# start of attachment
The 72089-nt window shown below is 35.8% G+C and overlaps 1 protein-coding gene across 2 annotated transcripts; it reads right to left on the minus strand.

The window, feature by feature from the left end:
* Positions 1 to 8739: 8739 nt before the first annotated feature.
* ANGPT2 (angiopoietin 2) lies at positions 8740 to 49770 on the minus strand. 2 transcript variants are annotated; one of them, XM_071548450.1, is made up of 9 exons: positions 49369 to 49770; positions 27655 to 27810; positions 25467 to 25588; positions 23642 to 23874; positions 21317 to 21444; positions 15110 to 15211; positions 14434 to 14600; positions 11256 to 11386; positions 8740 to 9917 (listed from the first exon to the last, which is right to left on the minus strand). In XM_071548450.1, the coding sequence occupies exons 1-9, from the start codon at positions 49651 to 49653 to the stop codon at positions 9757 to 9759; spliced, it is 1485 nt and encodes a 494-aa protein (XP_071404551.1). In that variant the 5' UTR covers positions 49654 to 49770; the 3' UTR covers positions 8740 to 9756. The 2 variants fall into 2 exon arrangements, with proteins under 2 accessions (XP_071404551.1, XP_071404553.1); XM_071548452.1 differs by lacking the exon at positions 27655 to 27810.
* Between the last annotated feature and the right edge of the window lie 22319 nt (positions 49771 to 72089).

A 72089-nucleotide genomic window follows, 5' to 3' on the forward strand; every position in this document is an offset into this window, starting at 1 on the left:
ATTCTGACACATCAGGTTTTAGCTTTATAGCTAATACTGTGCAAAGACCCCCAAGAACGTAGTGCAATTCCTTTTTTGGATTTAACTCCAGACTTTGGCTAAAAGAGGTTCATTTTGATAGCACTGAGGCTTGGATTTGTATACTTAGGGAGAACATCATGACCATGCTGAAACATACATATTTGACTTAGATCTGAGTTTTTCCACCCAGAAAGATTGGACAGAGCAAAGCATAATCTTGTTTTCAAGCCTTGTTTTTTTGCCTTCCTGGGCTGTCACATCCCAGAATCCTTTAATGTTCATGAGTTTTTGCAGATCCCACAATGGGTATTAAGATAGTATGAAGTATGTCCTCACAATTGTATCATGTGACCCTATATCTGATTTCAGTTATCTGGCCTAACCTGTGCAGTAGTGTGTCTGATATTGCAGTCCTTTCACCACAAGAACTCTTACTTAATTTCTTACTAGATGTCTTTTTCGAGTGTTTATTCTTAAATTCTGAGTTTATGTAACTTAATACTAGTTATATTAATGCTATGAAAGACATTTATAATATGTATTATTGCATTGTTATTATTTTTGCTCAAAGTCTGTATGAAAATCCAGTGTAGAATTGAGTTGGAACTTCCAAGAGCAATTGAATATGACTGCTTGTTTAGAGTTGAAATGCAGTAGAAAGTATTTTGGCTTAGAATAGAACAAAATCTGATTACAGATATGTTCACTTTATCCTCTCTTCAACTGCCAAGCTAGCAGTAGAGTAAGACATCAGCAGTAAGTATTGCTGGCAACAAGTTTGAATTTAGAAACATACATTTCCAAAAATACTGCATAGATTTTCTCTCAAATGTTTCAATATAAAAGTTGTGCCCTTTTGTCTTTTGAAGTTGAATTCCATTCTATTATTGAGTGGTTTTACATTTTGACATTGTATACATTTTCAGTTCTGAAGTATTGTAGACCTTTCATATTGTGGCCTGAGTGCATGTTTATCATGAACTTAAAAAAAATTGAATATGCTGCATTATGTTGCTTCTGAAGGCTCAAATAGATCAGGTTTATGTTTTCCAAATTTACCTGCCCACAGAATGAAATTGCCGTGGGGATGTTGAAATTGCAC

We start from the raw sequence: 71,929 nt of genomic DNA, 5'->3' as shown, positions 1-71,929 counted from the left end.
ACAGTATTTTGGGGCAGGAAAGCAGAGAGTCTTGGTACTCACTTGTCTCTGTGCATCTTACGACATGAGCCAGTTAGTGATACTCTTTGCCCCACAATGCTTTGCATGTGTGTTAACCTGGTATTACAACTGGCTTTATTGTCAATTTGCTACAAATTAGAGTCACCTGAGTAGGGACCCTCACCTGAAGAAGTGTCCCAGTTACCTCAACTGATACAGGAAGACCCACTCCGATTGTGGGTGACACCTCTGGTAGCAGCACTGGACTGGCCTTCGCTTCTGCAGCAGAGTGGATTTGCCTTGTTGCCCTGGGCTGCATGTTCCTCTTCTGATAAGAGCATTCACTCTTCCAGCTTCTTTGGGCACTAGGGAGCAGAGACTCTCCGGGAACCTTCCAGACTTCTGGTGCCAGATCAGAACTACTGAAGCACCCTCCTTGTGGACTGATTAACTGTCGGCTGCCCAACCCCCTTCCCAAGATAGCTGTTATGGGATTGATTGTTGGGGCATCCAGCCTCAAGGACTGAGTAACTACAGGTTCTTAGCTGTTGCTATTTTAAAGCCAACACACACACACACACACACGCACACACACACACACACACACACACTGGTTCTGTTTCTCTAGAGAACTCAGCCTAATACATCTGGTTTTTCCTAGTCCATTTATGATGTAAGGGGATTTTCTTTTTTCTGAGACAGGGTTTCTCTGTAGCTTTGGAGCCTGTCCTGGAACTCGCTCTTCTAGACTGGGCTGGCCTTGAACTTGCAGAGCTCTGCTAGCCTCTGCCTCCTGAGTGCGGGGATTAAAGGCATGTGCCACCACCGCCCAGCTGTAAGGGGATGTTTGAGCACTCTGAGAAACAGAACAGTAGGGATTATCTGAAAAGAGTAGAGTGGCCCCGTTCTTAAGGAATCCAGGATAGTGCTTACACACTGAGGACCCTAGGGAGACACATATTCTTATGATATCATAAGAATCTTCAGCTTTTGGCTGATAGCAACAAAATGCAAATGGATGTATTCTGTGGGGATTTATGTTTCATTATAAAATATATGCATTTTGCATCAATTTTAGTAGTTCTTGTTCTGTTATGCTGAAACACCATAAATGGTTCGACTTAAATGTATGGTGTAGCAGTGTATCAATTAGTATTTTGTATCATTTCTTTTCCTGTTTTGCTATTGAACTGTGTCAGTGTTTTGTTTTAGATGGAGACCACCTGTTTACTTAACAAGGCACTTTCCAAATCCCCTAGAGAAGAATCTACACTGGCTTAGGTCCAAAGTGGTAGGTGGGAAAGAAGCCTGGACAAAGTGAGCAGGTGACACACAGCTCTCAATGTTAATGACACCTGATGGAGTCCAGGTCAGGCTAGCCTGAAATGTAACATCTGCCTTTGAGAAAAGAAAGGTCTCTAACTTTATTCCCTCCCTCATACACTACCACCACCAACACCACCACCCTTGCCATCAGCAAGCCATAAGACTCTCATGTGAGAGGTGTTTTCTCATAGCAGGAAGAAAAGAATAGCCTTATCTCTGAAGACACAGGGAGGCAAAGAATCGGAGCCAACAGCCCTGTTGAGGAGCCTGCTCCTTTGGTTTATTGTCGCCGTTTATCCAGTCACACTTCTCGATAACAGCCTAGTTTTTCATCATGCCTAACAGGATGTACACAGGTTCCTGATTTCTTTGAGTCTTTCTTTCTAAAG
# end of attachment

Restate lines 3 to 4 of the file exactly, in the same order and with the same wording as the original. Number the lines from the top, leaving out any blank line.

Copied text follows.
* Positions 1 to 8739: 8739 nt before the first annotated feature.
* ANGPT2 (angiopoietin 2) lies at positions 8740 to 49770 on the minus strand. 2 transcript variants are annotated; one of them, XM_071548450.1, is made up of 9 exons: positions 49369 to 49770; positions 27655 to 27810; positions 25467 to 25588; positions 23642 to 23874; positions 21317 to 21444; positions 15110 to 15211; positions 14434 to 14600; positions 11256 to 11386; positions 8740 to 9917 (listed from the first exon to the last, which is right to left on the minus strand). In XM_071548450.1, the coding sequence occupies exons 1-9, from the start codon at positions 49651 to 49653 to the stop codon at positions 9757 to 9759; spliced, it is 1485 nt and encodes a 494-aa protein (XP_071404551.1). In that variant the 5' UTR covers positions 49654 to 49770; the 3' UTR covers positions 8740 to 9756. The 2 variants fall into 2 exon arrangements, with proteins under 2 accessions (XP_071404551.1, XP_071404553.1); XM_071548452.1 differs by lacking the exon at positions 27655 to 27810.